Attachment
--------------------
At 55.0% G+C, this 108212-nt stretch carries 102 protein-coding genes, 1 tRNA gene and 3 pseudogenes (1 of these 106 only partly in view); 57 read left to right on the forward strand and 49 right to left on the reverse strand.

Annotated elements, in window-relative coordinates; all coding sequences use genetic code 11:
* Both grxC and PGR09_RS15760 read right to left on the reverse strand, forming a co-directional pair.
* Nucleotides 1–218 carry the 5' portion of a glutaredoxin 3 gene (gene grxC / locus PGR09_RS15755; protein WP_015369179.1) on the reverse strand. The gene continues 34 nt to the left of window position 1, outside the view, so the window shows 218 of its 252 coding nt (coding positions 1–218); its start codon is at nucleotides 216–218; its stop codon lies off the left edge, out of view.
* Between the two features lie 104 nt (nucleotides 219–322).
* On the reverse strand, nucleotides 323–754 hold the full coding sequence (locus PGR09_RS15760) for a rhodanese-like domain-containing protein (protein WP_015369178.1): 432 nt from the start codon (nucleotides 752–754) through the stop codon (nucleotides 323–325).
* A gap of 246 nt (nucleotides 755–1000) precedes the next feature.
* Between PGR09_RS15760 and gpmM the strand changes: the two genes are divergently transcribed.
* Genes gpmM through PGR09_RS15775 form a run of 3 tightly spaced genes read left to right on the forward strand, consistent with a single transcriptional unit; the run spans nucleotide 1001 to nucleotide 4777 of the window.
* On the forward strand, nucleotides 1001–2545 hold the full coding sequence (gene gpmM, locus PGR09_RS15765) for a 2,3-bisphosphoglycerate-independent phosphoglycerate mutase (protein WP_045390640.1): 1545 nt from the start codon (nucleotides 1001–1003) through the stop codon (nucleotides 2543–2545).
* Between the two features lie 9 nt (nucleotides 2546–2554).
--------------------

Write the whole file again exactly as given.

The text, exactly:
At 55.0% G+C, this 108212-nt stretch carries 102 protein-coding genes, 1 tRNA gene and 3 pseudogenes (1 of these 106 only partly in view); 57 read left to right on the forward strand and 49 right to left on the reverse strand.

Annotated elements, in window-relative coordinates; all coding sequences use genetic code 11:
* Both grxC and PGR09_RS15760 read right to left on the reverse strand, forming a co-directional pair.
* Nucleotides 1–218 carry the 5' portion of a glutaredoxin 3 gene (gene grxC / locus PGR09_RS15755; protein WP_015369179.1) on the reverse strand. The gene continues 34 nt to the left of window position 1, outside the view, so the window shows 218 of its 252 coding nt (coding positions 1–218); its start codon is at nucleotides 216–218; its stop codon lies off the left edge, out of view.
* Between the two features lie 104 nt (nucleotides 219–322).
* On the reverse strand, nucleotides 323–754 hold the full coding sequence (locus PGR09_RS15760) for a rhodanese-like domain-containing protein (protein WP_015369178.1): 432 nt from the start codon (nucleotides 752–754) through the stop codon (nucleotides 323–325).
* A gap of 246 nt (nucleotides 755–1000) precedes the next feature.
* Between PGR09_RS15760 and gpmM the strand changes: the two genes are divergently transcribed.
* Genes gpmM through PGR09_RS15775 form a run of 3 tightly spaced genes read left to right on the forward strand, consistent with a single transcriptional unit; the run spans nucleotide 1001 to nucleotide 4777 of the window.
* On the forward strand, nucleotides 1001–2545 hold the full coding sequence (gene gpmM, locus PGR09_RS15765) for a 2,3-bisphosphoglycerate-independent phosphoglycerate mutase (protein WP_045390640.1): 1545 nt from the start codon (nucleotides 1001–1003) through the stop codon (nucleotides 2543–2545).
* Between the two features lie 9 nt (nucleotides 2546–2554).